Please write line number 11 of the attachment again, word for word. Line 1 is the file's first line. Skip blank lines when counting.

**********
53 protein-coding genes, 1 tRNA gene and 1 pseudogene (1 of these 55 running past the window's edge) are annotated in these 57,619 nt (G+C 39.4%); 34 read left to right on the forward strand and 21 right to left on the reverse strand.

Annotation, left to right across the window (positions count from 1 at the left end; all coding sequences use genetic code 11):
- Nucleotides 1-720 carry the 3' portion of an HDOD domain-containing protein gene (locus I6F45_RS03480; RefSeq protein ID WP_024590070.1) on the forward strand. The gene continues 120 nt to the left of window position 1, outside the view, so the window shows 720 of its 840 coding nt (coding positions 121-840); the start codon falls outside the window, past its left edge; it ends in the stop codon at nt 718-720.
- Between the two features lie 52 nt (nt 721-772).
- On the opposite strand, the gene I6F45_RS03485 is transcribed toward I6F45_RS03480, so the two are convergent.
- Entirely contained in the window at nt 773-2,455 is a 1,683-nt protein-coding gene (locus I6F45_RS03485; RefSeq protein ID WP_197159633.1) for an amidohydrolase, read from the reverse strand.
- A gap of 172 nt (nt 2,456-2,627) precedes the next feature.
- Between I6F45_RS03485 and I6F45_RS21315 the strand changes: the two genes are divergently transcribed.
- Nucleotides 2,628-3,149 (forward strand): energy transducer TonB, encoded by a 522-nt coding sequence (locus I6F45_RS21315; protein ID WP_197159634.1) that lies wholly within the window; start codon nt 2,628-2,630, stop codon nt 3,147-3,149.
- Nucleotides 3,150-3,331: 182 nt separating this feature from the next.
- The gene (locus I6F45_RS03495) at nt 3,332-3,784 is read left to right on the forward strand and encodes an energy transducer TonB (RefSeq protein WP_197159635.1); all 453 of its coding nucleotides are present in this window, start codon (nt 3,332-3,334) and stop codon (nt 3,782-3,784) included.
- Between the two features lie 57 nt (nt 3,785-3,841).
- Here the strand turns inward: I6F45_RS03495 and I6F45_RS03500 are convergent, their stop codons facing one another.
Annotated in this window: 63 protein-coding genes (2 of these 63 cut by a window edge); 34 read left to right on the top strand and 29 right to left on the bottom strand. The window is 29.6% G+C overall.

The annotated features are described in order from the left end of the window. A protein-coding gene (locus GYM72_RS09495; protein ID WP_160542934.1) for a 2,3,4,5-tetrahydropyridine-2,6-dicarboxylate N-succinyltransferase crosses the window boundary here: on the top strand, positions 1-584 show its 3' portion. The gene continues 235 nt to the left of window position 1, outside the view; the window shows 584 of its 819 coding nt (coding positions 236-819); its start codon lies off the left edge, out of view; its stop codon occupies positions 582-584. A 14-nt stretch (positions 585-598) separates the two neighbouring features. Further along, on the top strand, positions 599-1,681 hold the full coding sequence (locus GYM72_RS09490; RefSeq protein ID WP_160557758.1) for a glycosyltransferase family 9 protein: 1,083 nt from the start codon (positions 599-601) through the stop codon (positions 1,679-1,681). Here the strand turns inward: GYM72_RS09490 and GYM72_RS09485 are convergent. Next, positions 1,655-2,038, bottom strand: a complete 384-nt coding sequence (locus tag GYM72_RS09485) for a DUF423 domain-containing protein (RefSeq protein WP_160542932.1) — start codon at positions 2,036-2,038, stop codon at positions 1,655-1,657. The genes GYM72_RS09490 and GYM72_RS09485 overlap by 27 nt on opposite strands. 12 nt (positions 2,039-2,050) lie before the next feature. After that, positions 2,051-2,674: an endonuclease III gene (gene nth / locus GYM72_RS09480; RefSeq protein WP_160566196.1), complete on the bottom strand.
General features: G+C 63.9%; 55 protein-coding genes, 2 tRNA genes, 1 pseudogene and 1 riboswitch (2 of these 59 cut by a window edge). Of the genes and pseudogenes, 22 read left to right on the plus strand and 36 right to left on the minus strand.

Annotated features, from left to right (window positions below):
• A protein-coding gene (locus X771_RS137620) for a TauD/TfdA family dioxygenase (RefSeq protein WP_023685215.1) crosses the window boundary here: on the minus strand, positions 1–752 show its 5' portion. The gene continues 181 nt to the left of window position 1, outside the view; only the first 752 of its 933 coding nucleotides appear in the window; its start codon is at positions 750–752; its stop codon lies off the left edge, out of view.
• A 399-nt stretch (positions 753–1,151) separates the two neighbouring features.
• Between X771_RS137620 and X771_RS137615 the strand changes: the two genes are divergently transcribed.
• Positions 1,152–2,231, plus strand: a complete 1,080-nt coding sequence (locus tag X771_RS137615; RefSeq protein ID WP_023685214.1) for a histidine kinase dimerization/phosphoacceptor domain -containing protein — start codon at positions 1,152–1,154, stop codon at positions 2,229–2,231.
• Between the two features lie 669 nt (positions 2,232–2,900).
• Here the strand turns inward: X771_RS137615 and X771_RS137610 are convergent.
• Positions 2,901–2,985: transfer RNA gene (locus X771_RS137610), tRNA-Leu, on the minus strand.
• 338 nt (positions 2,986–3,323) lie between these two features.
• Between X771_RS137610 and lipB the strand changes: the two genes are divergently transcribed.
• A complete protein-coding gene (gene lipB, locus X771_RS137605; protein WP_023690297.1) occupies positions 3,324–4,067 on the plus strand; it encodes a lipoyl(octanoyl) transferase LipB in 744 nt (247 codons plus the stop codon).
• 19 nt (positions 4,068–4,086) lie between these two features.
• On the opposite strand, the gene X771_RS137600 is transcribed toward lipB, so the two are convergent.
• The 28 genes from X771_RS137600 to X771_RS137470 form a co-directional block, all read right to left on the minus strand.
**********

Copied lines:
- The gene (locus I6F45_RS03495) at nt 3,332-3,784 is read left to right on the forward strand and encodes an energy transducer TonB (RefSeq protein WP_197159635.1); all 453 of its coding nucleotides are present in this window, start codon (nt 3,332-3,334) and stop codon (nt 3,782-3,784) included.